Over the last two months, I have started a small junior lesson program three times a month at Night Hawk on Saturdays.  While it has been a feeling out process for me on what is needed in terms of programs and offerings at Night Hawk, it was clear that another opportunity for juniors from ages 6-11 was still needed.  So after naming it the “Junior Hawk Program”, I put it on the schedule to see what kind of a turnout I would have for the program.  In addition, prior to putting it on the schedule, I attended a US Kids “Certified Instructor” program in Philadelphia in hopes of learning new ways to teach kids and broaden my knowledge of junior instruction.

While I have been a golf professional for 15+ years now, my experience with junior golf has been all over the map.  I’ve done junior camps with large numbers of kids, and I’ve done camps with small numbers and with kids who really didn’t necessarily want to play golf.  It was more about exercise and getting out of the house.  Every golf professional has probably experienced that type of camp – you do your best and try and make it fun, in hopes of hooking a few kids onto the game of golf.  But one thing always bothered me about my junior programs: it seemed like it was too much of the same thing, and that after awhile the kids would get bored and lose interest if we didn’t move around to different topics or settings.  So the US Kids program was a chance to hopefully learn how to keep the kids engaged, and in the end it has been a truly great investment of time and money.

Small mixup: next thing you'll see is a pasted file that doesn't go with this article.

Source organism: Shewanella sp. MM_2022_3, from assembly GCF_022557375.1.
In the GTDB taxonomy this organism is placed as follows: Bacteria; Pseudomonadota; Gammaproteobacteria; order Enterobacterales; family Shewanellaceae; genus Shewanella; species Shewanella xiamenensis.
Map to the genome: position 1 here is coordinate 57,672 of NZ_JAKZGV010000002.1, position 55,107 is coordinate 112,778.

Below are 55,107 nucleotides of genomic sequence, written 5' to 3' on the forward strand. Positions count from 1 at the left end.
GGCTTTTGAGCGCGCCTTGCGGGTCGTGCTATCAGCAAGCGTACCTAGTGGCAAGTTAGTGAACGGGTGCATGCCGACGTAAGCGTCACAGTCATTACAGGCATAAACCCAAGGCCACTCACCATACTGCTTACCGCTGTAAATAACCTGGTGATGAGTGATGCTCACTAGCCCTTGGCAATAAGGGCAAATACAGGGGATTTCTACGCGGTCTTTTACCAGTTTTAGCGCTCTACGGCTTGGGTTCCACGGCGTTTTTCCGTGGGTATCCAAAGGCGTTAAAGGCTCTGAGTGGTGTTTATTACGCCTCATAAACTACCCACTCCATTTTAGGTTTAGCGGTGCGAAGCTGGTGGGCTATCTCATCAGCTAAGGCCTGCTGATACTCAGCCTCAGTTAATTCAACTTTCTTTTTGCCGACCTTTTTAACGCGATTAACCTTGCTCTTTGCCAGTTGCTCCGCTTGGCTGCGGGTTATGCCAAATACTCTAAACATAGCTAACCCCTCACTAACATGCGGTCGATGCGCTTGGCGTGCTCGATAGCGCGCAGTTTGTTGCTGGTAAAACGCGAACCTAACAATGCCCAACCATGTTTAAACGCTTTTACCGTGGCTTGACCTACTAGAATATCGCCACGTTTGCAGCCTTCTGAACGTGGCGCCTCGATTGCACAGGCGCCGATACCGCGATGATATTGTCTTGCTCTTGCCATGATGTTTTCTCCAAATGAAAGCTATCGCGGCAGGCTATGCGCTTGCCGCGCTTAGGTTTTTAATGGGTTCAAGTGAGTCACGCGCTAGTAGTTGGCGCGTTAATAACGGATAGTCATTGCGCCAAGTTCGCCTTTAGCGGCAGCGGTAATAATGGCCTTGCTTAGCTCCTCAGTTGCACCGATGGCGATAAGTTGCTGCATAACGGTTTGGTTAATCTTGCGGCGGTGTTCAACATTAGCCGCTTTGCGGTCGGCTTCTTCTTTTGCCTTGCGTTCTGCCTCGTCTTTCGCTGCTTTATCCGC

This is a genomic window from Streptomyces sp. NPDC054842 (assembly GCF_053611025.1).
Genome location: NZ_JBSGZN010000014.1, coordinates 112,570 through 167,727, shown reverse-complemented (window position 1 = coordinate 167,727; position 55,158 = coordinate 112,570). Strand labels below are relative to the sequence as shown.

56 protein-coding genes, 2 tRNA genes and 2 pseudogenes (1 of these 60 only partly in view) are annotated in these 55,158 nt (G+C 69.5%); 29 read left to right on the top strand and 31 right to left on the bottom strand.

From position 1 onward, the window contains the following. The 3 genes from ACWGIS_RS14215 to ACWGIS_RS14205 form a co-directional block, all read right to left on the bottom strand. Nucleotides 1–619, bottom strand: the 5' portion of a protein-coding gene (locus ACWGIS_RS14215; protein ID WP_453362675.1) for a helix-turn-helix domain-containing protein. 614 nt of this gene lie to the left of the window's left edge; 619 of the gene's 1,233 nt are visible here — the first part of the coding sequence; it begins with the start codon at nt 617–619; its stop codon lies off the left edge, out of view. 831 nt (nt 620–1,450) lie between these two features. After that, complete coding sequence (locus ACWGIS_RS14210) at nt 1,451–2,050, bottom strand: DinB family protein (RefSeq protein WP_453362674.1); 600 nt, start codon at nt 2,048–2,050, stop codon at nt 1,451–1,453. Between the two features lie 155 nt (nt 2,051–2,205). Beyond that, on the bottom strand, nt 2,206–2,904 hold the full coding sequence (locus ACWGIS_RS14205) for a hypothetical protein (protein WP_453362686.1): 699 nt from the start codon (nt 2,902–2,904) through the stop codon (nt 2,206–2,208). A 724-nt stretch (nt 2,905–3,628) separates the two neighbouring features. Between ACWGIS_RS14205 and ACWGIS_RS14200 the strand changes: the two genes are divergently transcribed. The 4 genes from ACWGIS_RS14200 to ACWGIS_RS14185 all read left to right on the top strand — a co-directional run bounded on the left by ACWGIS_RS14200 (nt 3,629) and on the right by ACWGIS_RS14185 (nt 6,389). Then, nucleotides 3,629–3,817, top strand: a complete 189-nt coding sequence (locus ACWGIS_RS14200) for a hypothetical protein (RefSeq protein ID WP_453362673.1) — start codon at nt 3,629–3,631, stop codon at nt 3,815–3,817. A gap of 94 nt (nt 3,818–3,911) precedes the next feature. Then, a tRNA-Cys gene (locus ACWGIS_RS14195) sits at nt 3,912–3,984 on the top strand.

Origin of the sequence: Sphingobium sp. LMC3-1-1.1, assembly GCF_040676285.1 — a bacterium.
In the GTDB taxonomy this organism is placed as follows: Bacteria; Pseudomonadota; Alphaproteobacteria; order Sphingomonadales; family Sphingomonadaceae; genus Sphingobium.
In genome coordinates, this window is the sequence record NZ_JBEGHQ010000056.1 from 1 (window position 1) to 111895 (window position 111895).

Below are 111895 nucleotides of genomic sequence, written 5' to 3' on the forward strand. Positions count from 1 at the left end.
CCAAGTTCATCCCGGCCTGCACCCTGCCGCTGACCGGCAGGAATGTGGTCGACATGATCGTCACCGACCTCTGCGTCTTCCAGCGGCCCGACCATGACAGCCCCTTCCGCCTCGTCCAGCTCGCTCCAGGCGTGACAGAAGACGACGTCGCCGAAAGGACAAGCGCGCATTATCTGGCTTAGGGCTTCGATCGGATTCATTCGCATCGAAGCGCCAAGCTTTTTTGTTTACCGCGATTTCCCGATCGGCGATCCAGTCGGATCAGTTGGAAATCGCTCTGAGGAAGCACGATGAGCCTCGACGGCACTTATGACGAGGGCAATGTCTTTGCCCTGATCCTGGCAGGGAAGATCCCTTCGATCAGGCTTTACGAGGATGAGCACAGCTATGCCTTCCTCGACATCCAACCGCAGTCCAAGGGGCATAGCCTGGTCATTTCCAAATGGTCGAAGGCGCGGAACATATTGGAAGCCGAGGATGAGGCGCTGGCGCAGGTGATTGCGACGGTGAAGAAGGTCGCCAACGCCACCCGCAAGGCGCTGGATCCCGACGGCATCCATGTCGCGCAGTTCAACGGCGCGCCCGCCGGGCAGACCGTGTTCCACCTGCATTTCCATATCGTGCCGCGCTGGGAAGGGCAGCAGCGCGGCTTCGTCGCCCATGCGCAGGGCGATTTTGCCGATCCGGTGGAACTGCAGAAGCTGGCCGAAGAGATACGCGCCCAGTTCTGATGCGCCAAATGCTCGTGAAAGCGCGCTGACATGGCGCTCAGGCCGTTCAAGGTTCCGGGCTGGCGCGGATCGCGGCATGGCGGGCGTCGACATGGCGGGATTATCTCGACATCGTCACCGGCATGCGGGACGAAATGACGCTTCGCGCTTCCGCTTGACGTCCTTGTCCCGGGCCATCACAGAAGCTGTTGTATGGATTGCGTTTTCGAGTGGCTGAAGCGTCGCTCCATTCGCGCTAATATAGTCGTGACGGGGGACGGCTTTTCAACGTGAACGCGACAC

Although the attendance for my “Junior Hawk Program” has been a bit sporadic at first as kids get out of school, the “fun factor” has been absolutely great.  The games that I learned from the US Kids program, as well as purchasing the US Kids “Certified Instructor Kit” have made all of the difference.  We (and I mean me too, as the instructor is having more fun too) have had a great time, especially this past Saturday where we played a golf version of bocce around the putting green with special colored balls – it was a blast!  The best part is that the kids don’t even realize they are learning, but I throw in a few tips and adjustments as we are playing, and they really pick it up well.  We even played without clubs first, tossing the balls instead of chipping them so that the kids could learn about trajectory and how to make the ball stop or run.

So it has been (much like this whole change to being a full-time instructor) a great learning experience for me.  I feel like the “Junior Hawk Program” is going to really take off, and the kids will hopefully be hooked on golf for life, and come see me for lessons as they continue to grow and learn about the game.